|Isn't there a funcolors color, Powdered Pebbles, she recommends for wood trim?|
Here is a link that might be useful: Ellen Kennon's Designer Palette
|I don't think any color of gray and golden oak will ever achieve anything more than an uneasy truce.|
|I have natural oak floors and am also considering a gray color. I'm wondering if it makes a difference if the oak in the room is furniture, trim or floor? I've always thought of the floor functioning more of a neutral--esp. if there is white trim separating it from the walls. Perhaps that is why some posters above find it works well in their homes with oak flooring and white trim and others who are of the opinion it does not work, are thinking more of combining oak furniture and gray or oak trim and gray. I think it makes a difference both how much oak is in the room and where it is located.|
|Any greyish color looks horrid with golden oak. Had the same situation and wound up painting the trim white. Looked beautiful. |
I used BM Shaker Beige with golden oak, in the kitchen, which was filled with golden oak and it looked decent. I tried so many different colors and hated them all. Sold my house a year ago but here's a shot of the kitchen with all the golden oak with Shaker Beige Walls. My old house had golden oak everywhere.
Here's a shot of our Master painted Silver Sage. You can see the oak door and trim which looks terrible against the SS. We had painted the window and base trim white. We wound up painting the bedroom door. The room looked good after painting white. This shot was taken before we finished the painting and decorating but gives you an idea how greyish blue looks with golden oak.
|Thanks for the pix of the grey with the oak. Her house was built in the early '90's, so the trim is that builder grade stuff. She's currently living with what she calls McDonalds colors...a deep gold with a red accent wall. |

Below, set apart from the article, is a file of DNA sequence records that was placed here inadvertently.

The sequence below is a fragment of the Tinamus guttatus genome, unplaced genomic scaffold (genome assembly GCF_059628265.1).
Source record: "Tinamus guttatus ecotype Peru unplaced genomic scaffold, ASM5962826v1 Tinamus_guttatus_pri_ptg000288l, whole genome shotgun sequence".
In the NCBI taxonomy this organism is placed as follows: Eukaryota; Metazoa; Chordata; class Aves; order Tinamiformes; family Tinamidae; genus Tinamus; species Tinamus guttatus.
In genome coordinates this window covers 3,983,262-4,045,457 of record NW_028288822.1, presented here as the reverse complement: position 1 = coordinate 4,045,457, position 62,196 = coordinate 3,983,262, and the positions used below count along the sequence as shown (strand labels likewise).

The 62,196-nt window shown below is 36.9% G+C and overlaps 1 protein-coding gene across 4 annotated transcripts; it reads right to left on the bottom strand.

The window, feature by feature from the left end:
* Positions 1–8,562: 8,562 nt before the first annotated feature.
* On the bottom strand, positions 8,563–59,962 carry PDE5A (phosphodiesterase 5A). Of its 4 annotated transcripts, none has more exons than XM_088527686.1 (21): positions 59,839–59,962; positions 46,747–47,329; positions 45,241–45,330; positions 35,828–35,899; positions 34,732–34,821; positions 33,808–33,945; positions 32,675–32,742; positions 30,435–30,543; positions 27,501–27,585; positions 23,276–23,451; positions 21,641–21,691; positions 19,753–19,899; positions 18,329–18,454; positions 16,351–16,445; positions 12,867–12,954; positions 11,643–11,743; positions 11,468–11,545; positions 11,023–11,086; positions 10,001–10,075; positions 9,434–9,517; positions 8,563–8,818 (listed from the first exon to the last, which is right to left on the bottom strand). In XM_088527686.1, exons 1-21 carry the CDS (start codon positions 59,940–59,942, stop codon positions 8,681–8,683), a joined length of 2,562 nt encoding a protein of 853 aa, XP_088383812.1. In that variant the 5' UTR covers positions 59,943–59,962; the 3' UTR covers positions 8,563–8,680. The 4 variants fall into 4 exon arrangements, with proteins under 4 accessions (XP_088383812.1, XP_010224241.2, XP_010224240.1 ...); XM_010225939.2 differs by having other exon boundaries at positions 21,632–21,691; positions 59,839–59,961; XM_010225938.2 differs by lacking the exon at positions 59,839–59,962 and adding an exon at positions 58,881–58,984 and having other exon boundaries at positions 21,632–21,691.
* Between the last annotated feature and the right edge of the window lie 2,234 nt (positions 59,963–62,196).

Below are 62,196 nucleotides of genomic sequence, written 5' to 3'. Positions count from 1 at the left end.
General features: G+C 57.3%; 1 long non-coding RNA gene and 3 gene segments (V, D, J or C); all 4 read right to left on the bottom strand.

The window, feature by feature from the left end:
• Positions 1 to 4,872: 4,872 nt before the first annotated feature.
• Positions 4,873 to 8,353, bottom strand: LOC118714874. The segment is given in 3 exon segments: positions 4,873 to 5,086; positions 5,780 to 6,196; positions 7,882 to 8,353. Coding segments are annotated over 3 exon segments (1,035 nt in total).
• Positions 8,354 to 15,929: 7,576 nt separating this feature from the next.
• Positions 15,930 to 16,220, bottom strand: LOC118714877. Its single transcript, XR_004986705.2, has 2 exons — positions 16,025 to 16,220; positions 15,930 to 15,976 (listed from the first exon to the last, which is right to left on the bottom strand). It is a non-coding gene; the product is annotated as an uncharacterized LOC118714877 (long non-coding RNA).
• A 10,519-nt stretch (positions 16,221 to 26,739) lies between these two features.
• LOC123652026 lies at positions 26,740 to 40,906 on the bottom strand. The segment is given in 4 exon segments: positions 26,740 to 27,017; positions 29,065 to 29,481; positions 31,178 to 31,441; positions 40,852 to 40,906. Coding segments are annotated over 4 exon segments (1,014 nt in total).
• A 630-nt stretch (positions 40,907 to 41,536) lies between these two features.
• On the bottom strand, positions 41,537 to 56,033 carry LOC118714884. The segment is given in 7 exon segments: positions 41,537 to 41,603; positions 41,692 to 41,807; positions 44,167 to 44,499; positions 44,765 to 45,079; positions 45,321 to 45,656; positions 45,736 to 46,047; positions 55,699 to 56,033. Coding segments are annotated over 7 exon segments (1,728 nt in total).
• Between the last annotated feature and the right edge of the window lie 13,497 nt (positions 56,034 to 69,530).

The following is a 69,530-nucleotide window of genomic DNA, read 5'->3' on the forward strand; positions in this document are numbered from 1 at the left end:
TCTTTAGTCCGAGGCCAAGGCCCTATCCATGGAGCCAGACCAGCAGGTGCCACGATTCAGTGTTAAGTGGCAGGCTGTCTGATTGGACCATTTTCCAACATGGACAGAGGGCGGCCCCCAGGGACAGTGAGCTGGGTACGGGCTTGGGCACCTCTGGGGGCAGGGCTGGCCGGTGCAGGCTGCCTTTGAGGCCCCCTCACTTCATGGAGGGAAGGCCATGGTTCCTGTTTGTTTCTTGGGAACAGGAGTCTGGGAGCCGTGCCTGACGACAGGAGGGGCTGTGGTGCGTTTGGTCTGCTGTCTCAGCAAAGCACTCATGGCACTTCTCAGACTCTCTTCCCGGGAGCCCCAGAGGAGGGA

They have one of those huge cathedral windows in the bedroom which takes up most of one wall. It's trim is white, but the doors are that oak color, and I think the baseboards are also the oak.
She brought the color wheel in to work today but we didn't get a chance to sit down and go over it. Her DH now says he wants to go turquoise! She's about to give up! I'll give her all your suggestions, personally I think she'd be better of with another choice than gray, but we'll see what happens.
|I think something along the lines of the silver sage would look good. BM's gray wisp is an exact match. I have that color and think it would look good with the oak. Wouldn't go with an all out gray color.|
|I'm a lone dissenter here, I guess. I love a nice moody gray -- sometimes I think it's the only color that can deepen the significance of/update golden oak. We have white oak floors and we chose greyed-out colors throughout the house. I love the juxtaposition--together they're way more than their individual parts. So please tell your friend that all may not be lost with the golden oak -- grey and gold do wonderful things together. She may end up loving it!|